Wednesday, August 08, 2012

Fate Be Changed

"There comes a day when I don't have to be a Princess. No rules, no expectations. A day where anything can happen. A day where I can change my fate."
- Merida

So I saw Pixar's Brave last Monday. It's a take on the rebellious princess trope, which is a welcome change from all the previous Disney princesses who can't seem to do their own legwork (except Mulan, I think).

In a nutshell Brave tells the story of Merida, a tomboyish princess from medieval Scotland. Her parents decide to get her betrothed to the firstborn prince of one of three competing clans. Merida strongly opposes the idea, and decides to find a way to change her mother's mind by any means possible. When a magical spell she got from a witch goes awry, Merida has to seek a way to fix the things that have gone horribly wrong.

Brave explores the themes of breaking age-old traditions, seeking one's own fate and learning from the mistakes of the past. The movie employs a lot of fairy tale tropes and was definitely made for a younger audience, seeing that the film had a lot of those signature Pixar comic relief moments. I enjoyed the film's Celtic setting, especially with most of the characters speaking with Scottish accents.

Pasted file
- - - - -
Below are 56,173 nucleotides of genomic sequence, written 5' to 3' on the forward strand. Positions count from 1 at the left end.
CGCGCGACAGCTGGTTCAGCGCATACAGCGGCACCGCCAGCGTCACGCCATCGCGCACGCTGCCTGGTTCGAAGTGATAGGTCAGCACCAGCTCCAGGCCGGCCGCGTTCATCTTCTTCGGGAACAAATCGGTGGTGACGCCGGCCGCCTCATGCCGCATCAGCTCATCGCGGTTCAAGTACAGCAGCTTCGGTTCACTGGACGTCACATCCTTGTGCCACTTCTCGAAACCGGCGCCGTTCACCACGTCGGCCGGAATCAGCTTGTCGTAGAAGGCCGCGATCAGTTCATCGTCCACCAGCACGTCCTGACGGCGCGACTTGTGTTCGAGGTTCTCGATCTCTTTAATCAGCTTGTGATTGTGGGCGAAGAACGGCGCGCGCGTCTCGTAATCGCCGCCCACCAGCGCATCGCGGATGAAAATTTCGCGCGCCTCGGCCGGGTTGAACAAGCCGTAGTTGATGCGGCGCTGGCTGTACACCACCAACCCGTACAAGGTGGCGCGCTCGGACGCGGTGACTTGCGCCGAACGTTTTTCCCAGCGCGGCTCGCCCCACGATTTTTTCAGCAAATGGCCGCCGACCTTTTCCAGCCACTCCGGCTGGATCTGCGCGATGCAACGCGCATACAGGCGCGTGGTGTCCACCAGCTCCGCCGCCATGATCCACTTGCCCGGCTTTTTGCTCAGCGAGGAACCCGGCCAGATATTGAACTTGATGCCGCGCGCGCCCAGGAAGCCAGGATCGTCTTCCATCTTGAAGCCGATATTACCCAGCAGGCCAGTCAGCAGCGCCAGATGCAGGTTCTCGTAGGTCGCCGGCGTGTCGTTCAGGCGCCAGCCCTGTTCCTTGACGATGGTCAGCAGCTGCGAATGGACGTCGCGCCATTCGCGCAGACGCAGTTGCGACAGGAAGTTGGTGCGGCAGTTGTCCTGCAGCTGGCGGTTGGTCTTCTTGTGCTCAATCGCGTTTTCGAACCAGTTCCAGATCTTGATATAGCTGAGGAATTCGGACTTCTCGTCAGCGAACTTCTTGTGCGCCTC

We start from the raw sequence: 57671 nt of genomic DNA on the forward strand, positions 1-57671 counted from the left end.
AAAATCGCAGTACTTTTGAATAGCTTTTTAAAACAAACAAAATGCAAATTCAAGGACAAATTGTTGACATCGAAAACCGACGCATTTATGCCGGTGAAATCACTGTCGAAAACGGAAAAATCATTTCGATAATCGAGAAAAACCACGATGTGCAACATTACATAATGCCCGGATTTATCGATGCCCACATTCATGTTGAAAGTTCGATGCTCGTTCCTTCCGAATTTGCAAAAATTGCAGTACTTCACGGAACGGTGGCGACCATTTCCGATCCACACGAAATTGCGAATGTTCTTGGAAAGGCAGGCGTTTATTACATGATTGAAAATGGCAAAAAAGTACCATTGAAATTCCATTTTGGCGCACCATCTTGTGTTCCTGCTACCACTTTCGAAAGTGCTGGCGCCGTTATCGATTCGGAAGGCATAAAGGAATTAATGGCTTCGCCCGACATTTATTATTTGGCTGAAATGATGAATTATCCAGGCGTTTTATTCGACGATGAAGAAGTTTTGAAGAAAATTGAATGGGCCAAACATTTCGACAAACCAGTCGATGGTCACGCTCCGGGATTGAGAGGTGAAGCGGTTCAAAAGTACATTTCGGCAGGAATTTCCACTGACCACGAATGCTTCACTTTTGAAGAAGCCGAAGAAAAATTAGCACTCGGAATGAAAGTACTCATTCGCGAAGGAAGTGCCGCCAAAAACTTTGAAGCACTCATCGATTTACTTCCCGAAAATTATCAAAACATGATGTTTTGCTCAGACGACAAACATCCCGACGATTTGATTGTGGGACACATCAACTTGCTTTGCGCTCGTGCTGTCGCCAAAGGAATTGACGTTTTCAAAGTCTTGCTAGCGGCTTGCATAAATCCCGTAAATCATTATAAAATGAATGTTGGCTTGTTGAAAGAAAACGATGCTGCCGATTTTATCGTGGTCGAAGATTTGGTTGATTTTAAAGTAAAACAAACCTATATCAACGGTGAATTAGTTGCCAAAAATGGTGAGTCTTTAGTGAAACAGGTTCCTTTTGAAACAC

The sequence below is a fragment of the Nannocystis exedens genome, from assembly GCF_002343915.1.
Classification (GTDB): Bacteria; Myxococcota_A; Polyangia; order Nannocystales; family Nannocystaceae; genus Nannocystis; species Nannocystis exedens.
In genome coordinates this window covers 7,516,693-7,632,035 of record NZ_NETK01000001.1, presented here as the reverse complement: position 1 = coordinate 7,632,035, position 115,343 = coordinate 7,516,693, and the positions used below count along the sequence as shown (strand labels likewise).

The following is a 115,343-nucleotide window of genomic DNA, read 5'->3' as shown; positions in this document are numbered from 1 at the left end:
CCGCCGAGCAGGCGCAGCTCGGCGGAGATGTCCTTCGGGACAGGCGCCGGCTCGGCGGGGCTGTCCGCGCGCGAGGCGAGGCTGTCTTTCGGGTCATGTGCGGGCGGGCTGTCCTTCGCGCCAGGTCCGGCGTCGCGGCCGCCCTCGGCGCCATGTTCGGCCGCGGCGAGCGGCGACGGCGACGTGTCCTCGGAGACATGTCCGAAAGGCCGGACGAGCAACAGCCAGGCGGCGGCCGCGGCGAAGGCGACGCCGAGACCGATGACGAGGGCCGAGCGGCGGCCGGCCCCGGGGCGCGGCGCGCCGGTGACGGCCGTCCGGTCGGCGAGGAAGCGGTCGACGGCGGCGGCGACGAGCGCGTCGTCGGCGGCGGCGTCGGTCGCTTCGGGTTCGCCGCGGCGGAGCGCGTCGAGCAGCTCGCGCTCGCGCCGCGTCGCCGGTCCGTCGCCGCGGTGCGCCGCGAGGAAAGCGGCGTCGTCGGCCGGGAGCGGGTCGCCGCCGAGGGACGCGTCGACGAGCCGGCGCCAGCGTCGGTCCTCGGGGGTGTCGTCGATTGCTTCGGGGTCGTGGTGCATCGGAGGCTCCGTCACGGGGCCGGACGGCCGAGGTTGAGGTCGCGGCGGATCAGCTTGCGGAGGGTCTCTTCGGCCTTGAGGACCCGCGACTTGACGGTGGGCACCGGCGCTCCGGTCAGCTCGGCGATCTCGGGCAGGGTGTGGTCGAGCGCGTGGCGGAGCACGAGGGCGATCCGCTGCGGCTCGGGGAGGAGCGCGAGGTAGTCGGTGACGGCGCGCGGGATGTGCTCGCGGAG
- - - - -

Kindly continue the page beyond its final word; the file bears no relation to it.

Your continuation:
It wasn't as thought provoking for more mature audiences as Wall-E was, but the movie gets its message across. Then again, I guess I was just looking for the next Coraline so my opinion doesn't count.

I was actually more interested in La Luna, the animated short that was shown before the actual film. It's a story about three generations of folks (a grandpa, a father and his son) whose task was to clean the full moon of its stars to continue the cycle. Even if the characters were spewing gibberish, La Luna doesn't need words to convey a sense of poetry and vision from the creators' part.

All in all, Brave isn't really a film-of-the-year contender, but it gets its job done and is worth watching.

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